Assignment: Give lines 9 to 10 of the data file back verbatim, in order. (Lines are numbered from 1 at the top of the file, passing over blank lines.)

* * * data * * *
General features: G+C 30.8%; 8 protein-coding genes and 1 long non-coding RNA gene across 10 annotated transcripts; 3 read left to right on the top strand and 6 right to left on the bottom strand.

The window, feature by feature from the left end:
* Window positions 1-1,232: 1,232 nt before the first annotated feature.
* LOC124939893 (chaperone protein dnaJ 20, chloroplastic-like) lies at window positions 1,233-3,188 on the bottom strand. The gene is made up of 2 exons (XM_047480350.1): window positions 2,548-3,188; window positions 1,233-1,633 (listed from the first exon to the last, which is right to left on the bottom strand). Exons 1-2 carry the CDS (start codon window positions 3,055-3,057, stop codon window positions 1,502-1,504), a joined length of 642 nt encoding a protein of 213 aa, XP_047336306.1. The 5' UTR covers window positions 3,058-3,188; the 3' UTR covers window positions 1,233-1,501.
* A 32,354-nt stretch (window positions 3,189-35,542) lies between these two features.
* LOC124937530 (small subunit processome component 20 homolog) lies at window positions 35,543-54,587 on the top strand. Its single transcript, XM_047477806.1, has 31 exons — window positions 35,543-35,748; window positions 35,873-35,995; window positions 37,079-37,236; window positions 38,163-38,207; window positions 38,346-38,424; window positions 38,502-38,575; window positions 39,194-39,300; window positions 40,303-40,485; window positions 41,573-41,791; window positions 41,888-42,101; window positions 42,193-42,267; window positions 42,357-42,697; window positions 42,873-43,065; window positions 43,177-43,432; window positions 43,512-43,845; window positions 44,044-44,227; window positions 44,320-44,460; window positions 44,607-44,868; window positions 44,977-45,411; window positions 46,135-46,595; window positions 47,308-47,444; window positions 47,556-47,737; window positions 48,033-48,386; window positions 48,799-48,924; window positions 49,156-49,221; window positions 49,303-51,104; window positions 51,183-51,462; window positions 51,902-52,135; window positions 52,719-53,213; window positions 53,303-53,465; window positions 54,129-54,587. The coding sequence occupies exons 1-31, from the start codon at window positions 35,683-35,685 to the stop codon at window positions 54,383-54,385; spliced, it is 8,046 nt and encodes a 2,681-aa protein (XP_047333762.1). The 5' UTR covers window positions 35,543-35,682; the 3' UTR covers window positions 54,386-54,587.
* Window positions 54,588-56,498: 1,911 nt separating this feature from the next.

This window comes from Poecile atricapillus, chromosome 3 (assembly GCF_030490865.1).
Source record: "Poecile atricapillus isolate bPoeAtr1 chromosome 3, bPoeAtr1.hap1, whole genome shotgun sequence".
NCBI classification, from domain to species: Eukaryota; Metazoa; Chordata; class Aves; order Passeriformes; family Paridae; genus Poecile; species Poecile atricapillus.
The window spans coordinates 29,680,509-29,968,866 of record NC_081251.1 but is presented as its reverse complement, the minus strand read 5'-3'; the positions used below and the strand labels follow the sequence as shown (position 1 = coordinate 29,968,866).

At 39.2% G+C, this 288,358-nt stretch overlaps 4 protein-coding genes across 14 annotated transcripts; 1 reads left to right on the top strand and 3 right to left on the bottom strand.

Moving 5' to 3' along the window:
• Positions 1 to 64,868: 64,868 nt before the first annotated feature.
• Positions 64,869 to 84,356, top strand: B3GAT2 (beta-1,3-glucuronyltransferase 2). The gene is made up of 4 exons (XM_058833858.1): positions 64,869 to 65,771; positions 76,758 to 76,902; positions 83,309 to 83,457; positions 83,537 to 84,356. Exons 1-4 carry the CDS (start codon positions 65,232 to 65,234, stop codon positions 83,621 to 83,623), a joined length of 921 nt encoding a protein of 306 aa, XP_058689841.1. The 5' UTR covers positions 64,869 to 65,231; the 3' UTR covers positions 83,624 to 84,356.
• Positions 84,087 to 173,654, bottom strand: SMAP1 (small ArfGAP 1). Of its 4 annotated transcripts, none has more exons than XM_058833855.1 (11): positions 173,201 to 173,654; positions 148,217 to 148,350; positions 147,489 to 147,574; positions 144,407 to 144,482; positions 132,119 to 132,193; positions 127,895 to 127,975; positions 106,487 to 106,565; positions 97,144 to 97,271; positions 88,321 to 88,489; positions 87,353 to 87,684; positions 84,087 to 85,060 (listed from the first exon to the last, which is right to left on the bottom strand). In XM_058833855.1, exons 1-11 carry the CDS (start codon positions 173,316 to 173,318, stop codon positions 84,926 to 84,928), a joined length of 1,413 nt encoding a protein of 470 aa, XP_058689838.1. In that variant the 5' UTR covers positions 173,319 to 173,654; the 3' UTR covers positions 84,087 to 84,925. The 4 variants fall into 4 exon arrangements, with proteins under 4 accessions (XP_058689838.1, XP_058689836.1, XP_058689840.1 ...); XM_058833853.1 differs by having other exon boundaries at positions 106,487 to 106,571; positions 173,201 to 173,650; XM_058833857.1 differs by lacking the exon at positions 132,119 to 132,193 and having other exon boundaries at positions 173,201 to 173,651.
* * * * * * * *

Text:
Source record: "Poecile atricapillus isolate bPoeAtr1 chromosome 3, bPoeAtr1.hap1, whole genome shotgun sequence".
NCBI classification, from domain to species: Eukaryota; Metazoa; Chordata; class Aves; order Passeriformes; family Paridae; genus Poecile; species Poecile atricapillus.